For a personal project of mine, I'm writing up a small class to compress to and decompress from a rather obscure format. I've got the full spec, but that's not where the problem is.
First, this 'format' uses a set of 6 different compression types as well as uncompressed blocks of byte data. The formats are RLE, an offshoot of RLE where the number increments each byte (e.g. 3, 4, 5, ...), a 16-bit RLE, LZ-Copy, a reverse LZ-copy, and LZ-Copy Xor'd with 255. It's not the cleanest of specs, but I didn't design it either.
My compression routine is supposed to take in an array of anywhere from 1 to 65535 bytes, and (hopefully) compress it as much as possible. My previous attempt at this simply calculated out, starting from any index in the uncompressed stream, which of the compression techniques above will provide the best compression, and then compresses however many bytes that method will compress to the array of compressed bytes before repeating from the new 'uncompressed' index, e.g.:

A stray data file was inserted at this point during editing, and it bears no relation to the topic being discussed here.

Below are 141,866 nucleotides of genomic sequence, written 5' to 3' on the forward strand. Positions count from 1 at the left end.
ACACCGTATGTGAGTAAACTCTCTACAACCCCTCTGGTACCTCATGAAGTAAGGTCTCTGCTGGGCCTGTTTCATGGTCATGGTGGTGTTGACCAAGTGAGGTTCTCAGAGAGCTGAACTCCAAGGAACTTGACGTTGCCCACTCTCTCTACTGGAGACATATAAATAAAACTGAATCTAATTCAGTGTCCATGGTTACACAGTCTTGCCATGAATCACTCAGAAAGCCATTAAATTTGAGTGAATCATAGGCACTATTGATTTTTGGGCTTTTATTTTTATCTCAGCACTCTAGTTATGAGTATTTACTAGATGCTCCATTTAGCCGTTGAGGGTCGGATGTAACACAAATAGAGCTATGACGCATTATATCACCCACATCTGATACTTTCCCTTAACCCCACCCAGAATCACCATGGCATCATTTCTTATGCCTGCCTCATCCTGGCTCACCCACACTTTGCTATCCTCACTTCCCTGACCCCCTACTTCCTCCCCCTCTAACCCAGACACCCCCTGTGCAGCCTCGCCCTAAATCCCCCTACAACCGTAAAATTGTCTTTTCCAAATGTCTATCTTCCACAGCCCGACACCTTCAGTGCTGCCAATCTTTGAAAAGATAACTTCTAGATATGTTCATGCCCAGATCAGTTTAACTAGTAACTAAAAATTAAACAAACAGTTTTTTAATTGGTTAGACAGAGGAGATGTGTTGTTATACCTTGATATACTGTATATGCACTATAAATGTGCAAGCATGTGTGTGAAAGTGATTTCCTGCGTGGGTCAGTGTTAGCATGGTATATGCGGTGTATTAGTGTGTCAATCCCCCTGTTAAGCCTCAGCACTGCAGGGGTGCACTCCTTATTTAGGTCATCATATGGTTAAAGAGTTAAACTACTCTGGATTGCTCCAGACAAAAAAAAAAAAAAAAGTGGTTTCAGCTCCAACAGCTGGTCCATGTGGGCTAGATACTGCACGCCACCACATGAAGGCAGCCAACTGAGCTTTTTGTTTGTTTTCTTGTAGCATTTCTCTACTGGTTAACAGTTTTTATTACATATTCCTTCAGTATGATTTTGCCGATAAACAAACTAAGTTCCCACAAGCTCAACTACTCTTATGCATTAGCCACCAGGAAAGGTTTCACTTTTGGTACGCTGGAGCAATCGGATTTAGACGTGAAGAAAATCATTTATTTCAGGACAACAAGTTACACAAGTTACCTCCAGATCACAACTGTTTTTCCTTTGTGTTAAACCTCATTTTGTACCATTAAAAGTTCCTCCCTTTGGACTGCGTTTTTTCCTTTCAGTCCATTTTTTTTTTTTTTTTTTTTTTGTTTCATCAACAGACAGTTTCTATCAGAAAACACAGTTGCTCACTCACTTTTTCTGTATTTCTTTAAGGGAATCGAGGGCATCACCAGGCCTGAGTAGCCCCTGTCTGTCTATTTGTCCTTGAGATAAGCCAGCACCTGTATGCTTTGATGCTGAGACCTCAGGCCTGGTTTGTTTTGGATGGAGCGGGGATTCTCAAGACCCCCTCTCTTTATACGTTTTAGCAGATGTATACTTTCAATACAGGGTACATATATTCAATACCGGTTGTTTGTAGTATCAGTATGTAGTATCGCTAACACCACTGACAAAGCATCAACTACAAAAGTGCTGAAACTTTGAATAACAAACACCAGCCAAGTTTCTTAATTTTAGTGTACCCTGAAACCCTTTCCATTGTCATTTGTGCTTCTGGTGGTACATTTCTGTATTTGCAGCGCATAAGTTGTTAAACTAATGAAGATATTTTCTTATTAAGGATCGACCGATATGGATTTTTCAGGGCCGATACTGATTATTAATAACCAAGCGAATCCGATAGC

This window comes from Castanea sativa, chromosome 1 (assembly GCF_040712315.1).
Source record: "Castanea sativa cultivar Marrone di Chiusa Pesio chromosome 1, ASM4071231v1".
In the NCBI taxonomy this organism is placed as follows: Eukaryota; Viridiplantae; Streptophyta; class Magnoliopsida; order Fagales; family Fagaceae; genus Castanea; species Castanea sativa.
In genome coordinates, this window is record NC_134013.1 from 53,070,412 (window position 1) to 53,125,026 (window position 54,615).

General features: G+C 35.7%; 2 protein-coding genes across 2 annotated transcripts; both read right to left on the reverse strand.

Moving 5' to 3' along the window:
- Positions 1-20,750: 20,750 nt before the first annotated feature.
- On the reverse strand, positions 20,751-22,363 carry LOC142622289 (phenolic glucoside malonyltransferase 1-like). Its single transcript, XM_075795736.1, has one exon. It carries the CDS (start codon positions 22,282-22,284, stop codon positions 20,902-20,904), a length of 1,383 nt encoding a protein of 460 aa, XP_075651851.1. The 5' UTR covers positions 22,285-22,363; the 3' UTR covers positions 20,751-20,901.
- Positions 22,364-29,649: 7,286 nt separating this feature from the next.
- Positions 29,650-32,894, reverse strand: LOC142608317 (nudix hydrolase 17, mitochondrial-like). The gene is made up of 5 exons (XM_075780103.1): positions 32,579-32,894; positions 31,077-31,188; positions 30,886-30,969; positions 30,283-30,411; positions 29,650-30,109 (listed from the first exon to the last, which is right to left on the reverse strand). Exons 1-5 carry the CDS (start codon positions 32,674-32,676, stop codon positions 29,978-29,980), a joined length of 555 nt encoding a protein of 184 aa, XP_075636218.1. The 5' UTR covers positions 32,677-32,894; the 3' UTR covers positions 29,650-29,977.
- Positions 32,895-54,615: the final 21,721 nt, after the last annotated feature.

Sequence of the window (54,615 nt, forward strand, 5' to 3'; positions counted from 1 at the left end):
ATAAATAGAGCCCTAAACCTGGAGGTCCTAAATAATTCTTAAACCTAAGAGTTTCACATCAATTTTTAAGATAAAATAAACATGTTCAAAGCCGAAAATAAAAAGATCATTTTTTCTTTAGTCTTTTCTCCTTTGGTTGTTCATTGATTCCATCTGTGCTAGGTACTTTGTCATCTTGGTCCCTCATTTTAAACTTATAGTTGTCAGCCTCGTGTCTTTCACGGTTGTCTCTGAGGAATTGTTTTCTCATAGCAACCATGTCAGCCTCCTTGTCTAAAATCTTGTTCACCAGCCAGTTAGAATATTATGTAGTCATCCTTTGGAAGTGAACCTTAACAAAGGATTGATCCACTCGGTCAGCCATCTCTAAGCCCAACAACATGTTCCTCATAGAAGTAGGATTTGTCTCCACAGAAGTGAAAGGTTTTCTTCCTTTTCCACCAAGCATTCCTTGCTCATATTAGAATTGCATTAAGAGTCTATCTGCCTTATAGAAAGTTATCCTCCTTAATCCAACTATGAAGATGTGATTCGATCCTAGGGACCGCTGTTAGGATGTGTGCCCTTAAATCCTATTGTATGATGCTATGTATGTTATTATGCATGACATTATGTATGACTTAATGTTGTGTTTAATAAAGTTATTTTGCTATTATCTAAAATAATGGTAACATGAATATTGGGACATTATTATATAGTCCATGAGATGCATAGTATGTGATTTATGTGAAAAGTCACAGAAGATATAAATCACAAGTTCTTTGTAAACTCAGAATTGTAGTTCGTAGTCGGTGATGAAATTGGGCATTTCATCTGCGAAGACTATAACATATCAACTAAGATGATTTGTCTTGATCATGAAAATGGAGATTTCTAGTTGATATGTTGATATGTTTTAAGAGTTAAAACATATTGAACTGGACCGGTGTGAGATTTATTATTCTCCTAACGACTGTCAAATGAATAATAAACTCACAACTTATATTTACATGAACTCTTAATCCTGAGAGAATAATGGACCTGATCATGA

The algorithm would first read that there were three zeroes at the start, and then output the RLE encoding for them that the spec used, and then starting from the fourth element, would read that incrementing RLE would cover the '1,2,3,4' well enough and compress that before returning.
The problem summarized is that while trying to find out the best spec to use, the routine is very slow even on small (20-30) byte arrays. Can anyone help with tips on how I might look at optimizing this, or if there's any more information I could provide to help?